It's Democratic Convention time in Denver, and this week we'll be seeing some of the most promising '08 House and Senate candidates on display. Many have been struggling for a turn in the spotlight all year, as the presidential race between Barack Obama and John McCain continues to monopolize attention, volunteer energy and fundraising dollars.
Earlier this year, community activist Donna Edwards beat longtime Congressman and friend to corporate interests Al Wynn in the Democratic primary for Maryland's 4th Congressional District. Small donations raised online from progressives nationwide were critical to Edwards' anti-war, populist campaign, and allowed her to counter Wynn's desperate, lobbyist-funded, slash and burn attack ad scramble to hang onto his seat.
Here are profiles (and links to their websites and fundraising pages) of two other progressive Democrats running for House seats. These contests will help determine whether the party can hold off Republicans' attempts to seize back control of Congress, or add seats to the Democratic majority they gained in 2006.
Barack Obama and Debbie Cook in Newport Beach, CA
Orange County, California's 46th Congressional District has been represented since 1988 by delusionally far-right Republican Dana Rohrabacher. But this year he faces a stiff challenge from Huntington Beach mayor and former city council member Debbie Cook.
Rohrabacher was first elected to Congress with the fundraising help of his pal Ollie North. He's a right wing nut who doesn't believe in global warming, joking during a 2007 congressional hearing on climate change that previous warming cycles may have been caused by "dinosaur flatulence." He was a close associate and campaign contribution recipient of disgraced Republican lobbyist Jack Abramoff, who Rohrabacher described as "a very honest man" when the Abramoff scandal first broke in 2005.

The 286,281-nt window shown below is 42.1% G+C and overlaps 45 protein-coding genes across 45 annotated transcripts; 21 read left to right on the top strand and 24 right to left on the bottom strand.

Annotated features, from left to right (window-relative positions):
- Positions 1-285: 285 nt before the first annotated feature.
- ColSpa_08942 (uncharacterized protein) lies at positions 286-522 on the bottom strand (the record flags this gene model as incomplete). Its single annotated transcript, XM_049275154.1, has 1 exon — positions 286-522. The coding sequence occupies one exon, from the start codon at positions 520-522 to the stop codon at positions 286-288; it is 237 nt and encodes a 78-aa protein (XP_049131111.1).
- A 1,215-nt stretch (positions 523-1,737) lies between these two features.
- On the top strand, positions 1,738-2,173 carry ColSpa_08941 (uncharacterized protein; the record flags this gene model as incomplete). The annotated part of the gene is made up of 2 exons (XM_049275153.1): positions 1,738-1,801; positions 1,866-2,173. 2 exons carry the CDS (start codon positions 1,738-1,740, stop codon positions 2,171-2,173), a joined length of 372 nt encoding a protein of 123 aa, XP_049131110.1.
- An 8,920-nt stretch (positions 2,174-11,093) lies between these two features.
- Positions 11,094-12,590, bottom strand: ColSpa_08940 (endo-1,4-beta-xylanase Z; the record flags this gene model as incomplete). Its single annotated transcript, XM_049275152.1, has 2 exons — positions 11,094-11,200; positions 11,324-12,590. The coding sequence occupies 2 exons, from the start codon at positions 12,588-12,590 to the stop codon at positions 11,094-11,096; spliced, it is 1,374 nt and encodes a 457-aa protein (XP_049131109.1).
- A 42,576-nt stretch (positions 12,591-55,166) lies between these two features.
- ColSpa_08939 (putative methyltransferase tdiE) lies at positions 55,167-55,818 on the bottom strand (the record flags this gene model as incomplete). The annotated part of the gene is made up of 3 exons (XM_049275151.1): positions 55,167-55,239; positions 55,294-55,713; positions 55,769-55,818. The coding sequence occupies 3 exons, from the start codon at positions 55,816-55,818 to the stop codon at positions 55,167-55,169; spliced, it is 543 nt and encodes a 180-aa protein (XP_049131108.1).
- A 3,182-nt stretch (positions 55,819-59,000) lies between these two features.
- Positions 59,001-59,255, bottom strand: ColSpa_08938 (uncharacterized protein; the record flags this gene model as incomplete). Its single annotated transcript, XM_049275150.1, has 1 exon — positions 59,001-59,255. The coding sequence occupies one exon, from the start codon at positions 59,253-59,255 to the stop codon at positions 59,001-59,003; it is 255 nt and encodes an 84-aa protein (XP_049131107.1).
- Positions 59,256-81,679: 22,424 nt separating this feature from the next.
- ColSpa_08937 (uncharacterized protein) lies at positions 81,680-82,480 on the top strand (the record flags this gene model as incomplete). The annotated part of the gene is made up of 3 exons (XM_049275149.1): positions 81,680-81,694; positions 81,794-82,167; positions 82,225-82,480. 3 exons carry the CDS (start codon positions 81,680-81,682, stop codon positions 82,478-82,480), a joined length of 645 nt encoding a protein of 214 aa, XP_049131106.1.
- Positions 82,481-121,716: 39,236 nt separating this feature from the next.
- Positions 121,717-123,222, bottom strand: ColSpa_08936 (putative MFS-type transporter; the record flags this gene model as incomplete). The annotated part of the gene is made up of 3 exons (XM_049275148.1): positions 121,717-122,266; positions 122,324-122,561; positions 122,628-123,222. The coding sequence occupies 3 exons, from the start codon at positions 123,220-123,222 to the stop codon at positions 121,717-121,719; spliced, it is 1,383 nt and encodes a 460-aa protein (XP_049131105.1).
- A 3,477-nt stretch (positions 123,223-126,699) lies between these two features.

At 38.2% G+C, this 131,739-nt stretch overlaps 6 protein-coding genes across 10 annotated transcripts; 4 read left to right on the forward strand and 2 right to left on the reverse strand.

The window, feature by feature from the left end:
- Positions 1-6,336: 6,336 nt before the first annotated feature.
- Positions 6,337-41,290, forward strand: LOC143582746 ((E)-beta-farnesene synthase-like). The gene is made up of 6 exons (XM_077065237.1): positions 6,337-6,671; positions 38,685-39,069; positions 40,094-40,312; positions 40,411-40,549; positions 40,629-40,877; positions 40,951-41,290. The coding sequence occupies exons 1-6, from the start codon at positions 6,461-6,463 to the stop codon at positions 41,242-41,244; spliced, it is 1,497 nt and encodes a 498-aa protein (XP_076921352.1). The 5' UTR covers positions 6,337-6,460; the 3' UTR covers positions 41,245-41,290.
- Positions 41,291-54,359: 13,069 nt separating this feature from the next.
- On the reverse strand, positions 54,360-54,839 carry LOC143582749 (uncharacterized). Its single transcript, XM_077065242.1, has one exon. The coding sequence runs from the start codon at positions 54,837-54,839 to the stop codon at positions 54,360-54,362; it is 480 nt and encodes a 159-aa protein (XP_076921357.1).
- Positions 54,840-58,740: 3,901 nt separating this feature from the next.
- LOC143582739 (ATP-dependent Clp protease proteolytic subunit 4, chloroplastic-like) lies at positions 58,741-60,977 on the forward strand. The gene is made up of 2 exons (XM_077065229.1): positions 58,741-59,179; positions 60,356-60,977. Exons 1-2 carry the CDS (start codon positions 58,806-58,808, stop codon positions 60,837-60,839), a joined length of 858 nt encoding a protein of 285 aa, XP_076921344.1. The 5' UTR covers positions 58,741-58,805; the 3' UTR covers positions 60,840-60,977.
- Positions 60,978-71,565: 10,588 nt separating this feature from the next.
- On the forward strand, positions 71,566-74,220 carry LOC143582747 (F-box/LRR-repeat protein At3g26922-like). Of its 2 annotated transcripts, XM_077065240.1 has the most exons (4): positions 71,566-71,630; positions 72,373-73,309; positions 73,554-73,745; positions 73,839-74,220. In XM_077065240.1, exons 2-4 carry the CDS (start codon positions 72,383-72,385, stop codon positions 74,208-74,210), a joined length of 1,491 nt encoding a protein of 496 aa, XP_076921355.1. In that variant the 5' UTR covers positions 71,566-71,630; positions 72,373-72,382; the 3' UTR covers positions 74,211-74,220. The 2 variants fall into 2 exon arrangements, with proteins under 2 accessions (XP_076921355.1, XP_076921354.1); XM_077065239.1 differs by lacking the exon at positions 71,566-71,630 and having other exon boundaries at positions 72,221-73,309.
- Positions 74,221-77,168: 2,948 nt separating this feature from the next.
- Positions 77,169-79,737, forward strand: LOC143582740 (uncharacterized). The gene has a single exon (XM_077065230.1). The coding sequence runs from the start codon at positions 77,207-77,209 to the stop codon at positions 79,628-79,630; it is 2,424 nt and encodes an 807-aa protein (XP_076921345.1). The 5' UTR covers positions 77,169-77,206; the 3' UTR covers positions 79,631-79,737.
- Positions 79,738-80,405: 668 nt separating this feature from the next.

Although from a coastal California district, he supports lifting the offshore oil drilling ban, and recently questioned whether abuses at Guantanamo Bay qualified as torture, or merely "hazing pranks from some fraternity."
By contrast, Debbie Cook entered politics in 1989 fighting for things that matter. She led Save Our Parks and Beaches, a grassroots group that saved part of Huntington Beach Central Park from being turned into an 18-hole golf course. She is a former PTA President, small business owner, and attorney who earned her law degree at age 40. Cook became counsel for the Bolsa Chica Land Trust and helped preserve the Bolsa Chica wetlands when they were threatened with development in the mid-90s. The court victory she won protects coastal wetlands throughout California.
Elected to the city council in 2000, and re-elected in 2004, Cook now serves as mayor of Huntington Beach. She is on the board of directors of the national Post Carbon Institute, and will be a leader on environmental and sustainable energy issues in Congress.
In July, the Cook Political Report (no relation to Debbie) downgraded Rohrabacher's re-election effort from "solid Republican" to "likely Republican." During the second quarter, Cook actually outraised Rohrabacher, collecting $78,712 to his $92,990. But as of June 30, he still had a substantial financial advantage, with $387,950 on hand to Cook's $97,392.
Larry Kissell is a high school social studies teacher and former textile worker who is fighting a rematch with incumbent Republican Robin Hayes to represent North Carolina's 8th District. In 2006, Hayes clung to his seat against Kissell by only 329 votes in what was almost the closest congressional race in the country.